I'm inferring______________________________________________________________ ___________________________________________________________________________ ___________________________________________________________________________ ___________________________________________________________________________

Name: _______________________________________________ Inferring for Meaning with Poetry

_______ wears a mask as if it's Halloween and tiptoes through our yard while I watch through the screen.

Clank falls the garbage-can lid to the

ground, As if ___________ is saying "Trick or Treat!" But the cans are empty, no food to be found. __________ walks away on tiny feet. By Georgia Heard

I'm inferring______________________________________________________________ ___________________________________________________________________________ ___________________________________________________________________________ ______________________________________________________________

Name______________________________________ Prediction Log Title:___________________________________________________ Our Predictions The Thinking Behind Them/Evidence C?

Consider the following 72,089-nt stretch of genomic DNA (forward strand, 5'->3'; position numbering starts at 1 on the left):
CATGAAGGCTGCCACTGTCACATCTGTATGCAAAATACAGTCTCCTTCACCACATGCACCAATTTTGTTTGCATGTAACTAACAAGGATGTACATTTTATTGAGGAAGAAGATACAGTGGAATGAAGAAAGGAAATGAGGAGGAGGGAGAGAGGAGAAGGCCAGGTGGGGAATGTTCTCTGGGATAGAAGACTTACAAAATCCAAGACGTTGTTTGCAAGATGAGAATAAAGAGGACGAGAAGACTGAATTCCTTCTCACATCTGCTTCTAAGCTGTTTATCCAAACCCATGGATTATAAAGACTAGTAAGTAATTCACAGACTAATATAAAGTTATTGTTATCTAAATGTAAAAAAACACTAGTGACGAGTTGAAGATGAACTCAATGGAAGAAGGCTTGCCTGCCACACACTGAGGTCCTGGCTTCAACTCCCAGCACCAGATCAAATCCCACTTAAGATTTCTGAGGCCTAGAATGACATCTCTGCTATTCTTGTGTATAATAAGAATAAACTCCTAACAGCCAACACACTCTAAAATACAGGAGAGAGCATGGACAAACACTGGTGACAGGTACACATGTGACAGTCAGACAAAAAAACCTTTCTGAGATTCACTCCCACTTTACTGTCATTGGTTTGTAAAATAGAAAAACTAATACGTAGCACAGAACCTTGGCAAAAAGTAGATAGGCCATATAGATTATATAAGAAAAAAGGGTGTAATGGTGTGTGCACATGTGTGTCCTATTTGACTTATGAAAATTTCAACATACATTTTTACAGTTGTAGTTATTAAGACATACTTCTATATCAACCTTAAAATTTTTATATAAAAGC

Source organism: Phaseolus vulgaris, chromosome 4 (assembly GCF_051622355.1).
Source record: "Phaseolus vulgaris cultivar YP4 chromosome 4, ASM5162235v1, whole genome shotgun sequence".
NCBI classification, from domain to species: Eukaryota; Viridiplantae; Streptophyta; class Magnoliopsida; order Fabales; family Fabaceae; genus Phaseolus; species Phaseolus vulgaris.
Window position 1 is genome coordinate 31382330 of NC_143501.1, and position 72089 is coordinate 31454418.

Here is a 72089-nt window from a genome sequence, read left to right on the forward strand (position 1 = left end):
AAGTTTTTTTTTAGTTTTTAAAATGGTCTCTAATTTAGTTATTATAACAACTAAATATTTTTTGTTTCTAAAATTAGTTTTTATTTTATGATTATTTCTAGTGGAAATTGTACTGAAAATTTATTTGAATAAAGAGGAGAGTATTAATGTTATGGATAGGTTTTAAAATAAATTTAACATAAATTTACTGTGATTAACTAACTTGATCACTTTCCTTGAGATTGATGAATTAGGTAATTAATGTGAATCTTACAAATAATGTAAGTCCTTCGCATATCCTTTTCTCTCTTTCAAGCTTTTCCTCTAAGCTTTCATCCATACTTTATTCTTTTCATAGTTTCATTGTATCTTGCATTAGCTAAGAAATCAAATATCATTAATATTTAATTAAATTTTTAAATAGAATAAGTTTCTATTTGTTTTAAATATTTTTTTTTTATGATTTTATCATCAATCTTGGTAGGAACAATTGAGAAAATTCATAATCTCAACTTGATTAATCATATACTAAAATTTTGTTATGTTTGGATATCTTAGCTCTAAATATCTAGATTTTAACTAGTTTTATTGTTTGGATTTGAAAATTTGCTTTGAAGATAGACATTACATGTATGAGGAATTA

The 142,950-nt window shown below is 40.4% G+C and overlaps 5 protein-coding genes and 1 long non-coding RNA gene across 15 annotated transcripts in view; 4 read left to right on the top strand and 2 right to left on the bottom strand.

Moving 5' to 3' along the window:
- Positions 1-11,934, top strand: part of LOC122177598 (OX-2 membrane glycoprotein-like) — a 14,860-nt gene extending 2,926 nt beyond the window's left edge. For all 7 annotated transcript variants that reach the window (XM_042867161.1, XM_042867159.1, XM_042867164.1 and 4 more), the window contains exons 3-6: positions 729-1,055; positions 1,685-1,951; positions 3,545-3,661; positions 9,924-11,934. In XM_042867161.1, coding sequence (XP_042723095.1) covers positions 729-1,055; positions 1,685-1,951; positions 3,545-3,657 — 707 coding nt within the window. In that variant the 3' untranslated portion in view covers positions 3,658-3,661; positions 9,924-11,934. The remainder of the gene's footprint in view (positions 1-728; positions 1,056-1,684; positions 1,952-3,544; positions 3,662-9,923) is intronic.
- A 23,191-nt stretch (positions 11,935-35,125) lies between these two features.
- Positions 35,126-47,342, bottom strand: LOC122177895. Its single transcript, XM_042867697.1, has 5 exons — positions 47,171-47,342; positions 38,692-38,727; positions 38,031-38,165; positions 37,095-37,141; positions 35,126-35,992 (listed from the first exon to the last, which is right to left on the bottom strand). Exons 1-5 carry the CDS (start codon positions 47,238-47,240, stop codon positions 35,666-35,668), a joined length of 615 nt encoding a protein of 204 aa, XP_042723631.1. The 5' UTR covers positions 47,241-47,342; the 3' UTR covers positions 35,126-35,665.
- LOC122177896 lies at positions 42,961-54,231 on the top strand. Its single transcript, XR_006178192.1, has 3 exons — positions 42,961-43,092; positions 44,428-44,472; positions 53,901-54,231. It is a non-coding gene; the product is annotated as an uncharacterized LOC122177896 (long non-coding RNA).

Name________________________________________ Inference ­ A Comprehension Strategy Title:______________________________________ Word What we infer it means What helped us? What is the evidence?

Name_____________________________

I predict _______________________ will win the Royal Bee.

What is the thinking behind your prediction? ________________________ ________________________ ________________________ ________________________ ________________________ ________________________ ________________________

Name__________________ Title___________________

________________________ ________________________ ________________________ ________________________ ________________________ ________________________ ________________________ ________________________ ________________________

Name:___________________________ Title__________________________________________________ Two-Column Notes ________________________ ________________________ ________________________ ________________________ ________________________ ________________________ ________________________ ________________________ ________________________ ________________________ ________________________ ________________________